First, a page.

One of Zaslav’s first big decisions will be whether to combine or keep separate the enlarged company’s two major streaming platforms: HBO Max and Discovery Plus. The name of the game now is subscriber gains and minimizing churn rates. Those are things Zaslav already sees happening with Discovery Plus. Of the two prized platforms, he adds: “We’re going to make them available in a way that is simplest for the consumer.”
In Europe, Discovery has experimented with bundling options for its Eurosport service. With Discovery Plus rolling out around the world, the company has benefited by offering a wider array of content options under one umbrella. After the merger, at least in the short term, Warner Bros. Discovery is sure to offer HBO Max, CNN Plus and Discovery Plus for one overarching price as a bundle to consumers, perhaps with other discrete streaming services such as Motor Trend.
“We’ve had a lot more success [in Europe] putting all our content together than in packaging them separately. When we put sports, news, all of our entertainment and all of our nonfiction together in some markets, we have found lower churn and higher growth,” he says.
Amid all this, Zaslav and his seasoned team of corporate veterans are tasked with pulling off a massive merger and all the tricky integration of operations and cultures that this entails. He needs to meet aggressive financial targets promised to Wall Street. And WBD faces the enormous hurdle of keeping pace with its larger rivals in the content-spending arena, as well as in technology and product innovation. Warner Bros. Discovery is projected to have a market cap of around $60 billion. It will spend a combined $20 billion on content in 2022. By comparison, Disney recently announced it would spend $33 billion on content in fiscal 2022, a 32% increase from the $25 billion it shelled out in fiscal 2021.
“We certainly have the resources to do whatever we need to do,” Zaslav says. “And if we think spending more is going to generate more subscribers or generate more people to go into the movie theaters, and it’s going to help the overall experience that consumers have with us as a content company, then we have the capacity and every ability to do it.”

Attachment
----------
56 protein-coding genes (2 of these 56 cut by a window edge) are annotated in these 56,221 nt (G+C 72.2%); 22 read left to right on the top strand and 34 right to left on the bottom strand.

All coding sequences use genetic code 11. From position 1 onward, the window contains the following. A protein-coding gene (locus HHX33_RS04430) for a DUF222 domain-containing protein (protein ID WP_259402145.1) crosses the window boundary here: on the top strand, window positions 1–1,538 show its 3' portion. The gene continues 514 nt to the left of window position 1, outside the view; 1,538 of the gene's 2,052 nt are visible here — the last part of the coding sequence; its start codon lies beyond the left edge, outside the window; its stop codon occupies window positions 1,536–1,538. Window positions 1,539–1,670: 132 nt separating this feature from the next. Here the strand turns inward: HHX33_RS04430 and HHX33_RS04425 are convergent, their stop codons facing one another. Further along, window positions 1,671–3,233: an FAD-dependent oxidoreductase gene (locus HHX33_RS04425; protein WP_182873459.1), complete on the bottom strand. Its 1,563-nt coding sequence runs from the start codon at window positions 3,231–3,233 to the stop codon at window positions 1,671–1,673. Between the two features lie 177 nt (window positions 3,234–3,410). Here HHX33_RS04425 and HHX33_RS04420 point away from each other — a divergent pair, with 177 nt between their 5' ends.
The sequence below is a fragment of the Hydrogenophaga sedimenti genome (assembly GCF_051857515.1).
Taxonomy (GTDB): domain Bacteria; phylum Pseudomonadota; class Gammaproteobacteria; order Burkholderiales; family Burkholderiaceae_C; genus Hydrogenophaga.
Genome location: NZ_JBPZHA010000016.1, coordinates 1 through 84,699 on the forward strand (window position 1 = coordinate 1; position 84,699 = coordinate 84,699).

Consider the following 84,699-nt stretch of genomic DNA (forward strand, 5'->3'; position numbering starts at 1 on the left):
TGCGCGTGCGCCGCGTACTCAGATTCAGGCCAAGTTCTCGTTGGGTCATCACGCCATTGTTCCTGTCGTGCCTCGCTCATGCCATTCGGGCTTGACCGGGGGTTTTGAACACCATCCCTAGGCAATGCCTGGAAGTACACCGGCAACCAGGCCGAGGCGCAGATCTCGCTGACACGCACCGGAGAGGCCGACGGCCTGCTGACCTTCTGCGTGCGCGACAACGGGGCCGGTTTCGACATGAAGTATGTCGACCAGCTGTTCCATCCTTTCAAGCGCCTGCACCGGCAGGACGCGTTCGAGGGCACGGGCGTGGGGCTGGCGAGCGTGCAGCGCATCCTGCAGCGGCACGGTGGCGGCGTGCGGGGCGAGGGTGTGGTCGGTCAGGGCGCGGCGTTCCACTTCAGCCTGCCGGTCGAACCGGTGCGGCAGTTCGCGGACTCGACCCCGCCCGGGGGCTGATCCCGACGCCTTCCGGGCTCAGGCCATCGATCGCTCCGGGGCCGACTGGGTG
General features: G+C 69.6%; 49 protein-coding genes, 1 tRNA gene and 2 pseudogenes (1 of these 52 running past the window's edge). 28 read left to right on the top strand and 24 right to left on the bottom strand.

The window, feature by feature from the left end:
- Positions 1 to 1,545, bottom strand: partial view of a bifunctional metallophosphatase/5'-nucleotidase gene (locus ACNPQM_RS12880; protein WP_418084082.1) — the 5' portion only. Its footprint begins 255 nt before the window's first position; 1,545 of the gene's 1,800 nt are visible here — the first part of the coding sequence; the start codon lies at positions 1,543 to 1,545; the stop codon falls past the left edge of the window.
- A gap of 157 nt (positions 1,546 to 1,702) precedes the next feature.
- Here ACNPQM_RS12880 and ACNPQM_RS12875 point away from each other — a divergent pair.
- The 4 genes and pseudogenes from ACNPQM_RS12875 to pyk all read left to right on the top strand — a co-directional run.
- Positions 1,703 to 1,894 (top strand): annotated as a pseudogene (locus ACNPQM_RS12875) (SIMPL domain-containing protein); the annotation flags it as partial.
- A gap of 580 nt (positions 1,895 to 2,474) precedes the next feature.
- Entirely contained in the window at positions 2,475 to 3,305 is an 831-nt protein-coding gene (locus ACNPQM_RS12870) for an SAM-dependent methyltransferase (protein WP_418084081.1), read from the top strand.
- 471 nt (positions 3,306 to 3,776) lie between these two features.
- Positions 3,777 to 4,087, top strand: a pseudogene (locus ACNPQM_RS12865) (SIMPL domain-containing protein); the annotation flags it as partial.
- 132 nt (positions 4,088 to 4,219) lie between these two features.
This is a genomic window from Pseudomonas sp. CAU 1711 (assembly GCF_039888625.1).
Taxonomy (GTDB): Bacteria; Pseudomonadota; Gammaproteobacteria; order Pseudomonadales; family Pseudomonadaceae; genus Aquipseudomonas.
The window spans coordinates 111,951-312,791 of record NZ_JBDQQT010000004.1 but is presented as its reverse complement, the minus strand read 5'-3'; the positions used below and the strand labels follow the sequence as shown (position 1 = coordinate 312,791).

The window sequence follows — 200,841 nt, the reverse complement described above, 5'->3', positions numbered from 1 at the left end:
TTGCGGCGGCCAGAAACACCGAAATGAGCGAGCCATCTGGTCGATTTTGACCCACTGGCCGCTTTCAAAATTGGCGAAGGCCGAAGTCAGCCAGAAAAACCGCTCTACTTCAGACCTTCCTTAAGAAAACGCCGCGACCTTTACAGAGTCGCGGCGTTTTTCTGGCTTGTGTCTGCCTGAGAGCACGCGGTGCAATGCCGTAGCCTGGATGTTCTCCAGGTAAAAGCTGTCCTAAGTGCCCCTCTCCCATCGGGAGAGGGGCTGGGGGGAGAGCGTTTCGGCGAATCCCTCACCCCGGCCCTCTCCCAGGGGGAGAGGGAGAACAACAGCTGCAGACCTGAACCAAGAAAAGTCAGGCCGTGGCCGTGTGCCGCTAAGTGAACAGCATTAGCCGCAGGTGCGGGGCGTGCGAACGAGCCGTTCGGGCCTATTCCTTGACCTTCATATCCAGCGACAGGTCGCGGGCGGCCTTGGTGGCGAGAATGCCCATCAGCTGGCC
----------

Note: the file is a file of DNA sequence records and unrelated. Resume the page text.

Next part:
The need for big companies to continuously evolve is the biggest lesson drawn from the demise of GE, which Zaslav noted was once proudly a widows-and-orphans stock because of its rock-steady quarterly returns.
“When I was running the cable group for NBC, GE was the largest company in the world. And GE was also the stock that was the most widely held. And Jack [Welch] used to say this all the time — he would say it in our hardest moments — that there are more retirees in America that own GE stock and are counting on us,” Zaslav recalls. “So get in there on Sunday, stay all night when you need to. We’ve got to continue to innovate and innovate and innovate.”
Kathleen Finch, the top content executive at Discovery in her role as chief lifestyle brands officer, is already excited about the prospect of blending Warner Bros. and HBO content into the menu for Food Network, HGTV and other unscripted channels. She notes that a Warner Bros. crime drama movie could lend itself to a companion documentary or series on Discovery true crime cabler ID. A studio drive to reboot older animation characters could be greased by a Food Network baking special or a Discovery Plus marathon of some sort.
“Our minds are spinning about what we can do together to really grow the audience base as big as we possibly can,” says Finch. On most nights, the largest brands in Discovery’s linear portfolio alone (Discovery, TLC, Food Network, HGTV, ID, OWN) reach some 25% of the women watching TV. That kind of reach, coupled with the growing Discovery Plus service, can only be valuable to Warner Bros. and HBO/HBO Max marketers.
Finch came to Discovery in 2018 through its acquisition of Food Network and HGTV parent Scripps Networks Interactive, which had been based in Knoxville, Tenn. Finch had a strong track record of running Food and HGTV at the time of the merger, which meant she got the big post-merger job as lifestyle content boss over Discovery’s in-house contenders.
“The feeling you get when you walk the halls here is anticipation and excitement,” Finch says of the environment at Discovery’s Manhattan headquarters. “I adored working for Scripps. But all the opportunities that came to us when we became part of a bigger, broader company were amazing. We’re going to have that all over again” with WarnerMedia, she says.